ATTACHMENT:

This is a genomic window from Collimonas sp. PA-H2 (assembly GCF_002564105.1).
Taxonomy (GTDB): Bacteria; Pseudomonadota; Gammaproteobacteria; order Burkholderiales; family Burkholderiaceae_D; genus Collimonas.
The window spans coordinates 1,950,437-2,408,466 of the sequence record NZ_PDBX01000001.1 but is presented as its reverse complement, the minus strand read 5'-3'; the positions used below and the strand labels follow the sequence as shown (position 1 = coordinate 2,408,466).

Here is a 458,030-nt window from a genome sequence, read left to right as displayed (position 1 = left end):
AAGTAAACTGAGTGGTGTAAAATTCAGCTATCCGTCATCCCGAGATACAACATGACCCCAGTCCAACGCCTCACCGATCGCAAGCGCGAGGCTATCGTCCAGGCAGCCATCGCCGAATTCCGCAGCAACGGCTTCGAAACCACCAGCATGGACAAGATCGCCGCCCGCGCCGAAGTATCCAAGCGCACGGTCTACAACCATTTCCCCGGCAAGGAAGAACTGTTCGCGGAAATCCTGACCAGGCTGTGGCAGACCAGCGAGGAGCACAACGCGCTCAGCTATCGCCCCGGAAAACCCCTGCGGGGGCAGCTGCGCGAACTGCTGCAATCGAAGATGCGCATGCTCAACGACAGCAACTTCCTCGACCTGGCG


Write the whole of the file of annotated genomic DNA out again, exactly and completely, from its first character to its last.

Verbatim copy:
This is a genomic window from Collimonas sp. PA-H2 (assembly GCF_002564105.1).
Taxonomy (GTDB): Bacteria; Pseudomonadota; Gammaproteobacteria; order Burkholderiales; family Burkholderiaceae_D; genus Collimonas.
The window spans coordinates 1,950,437-2,408,466 of the sequence record NZ_PDBX01000001.1 but is presented as its reverse complement, the minus strand read 5'-3'; the positions used below and the strand labels follow the sequence as shown (position 1 = coordinate 2,408,466).

Here is a 458,030-nt window from a genome sequence, read left to right as displayed (position 1 = left end):
AAGTAAACTGAGTGGTGTAAAATTCAGCTATCCGTCATCCCGAGATACAACATGACCCCAGTCCAACGCCTCACCGATCGCAAGCGCGAGGCTATCGTCCAGGCAGCCATCGCCGAATTCCGCAGCAACGGCTTCGAAACCACCAGCATGGACAAGATCGCCGCCCGCGCCGAAGTATCCAAGCGCACGGTCTACAACCATTTCCCCGGCAAGGAAGAACTGTTCGCGGAAATCCTGACCAGGCTGTGGCAGACCAGCGAGGAGCACAACGCGCTCAGCTATCGCCCCGGAAAACCCCTGCGGGGGCAGCTGCGCGAACTGCTGCAATCGAAGATGCGCATGCTCAACGACAGCAACTTCCTCGACCTGGCG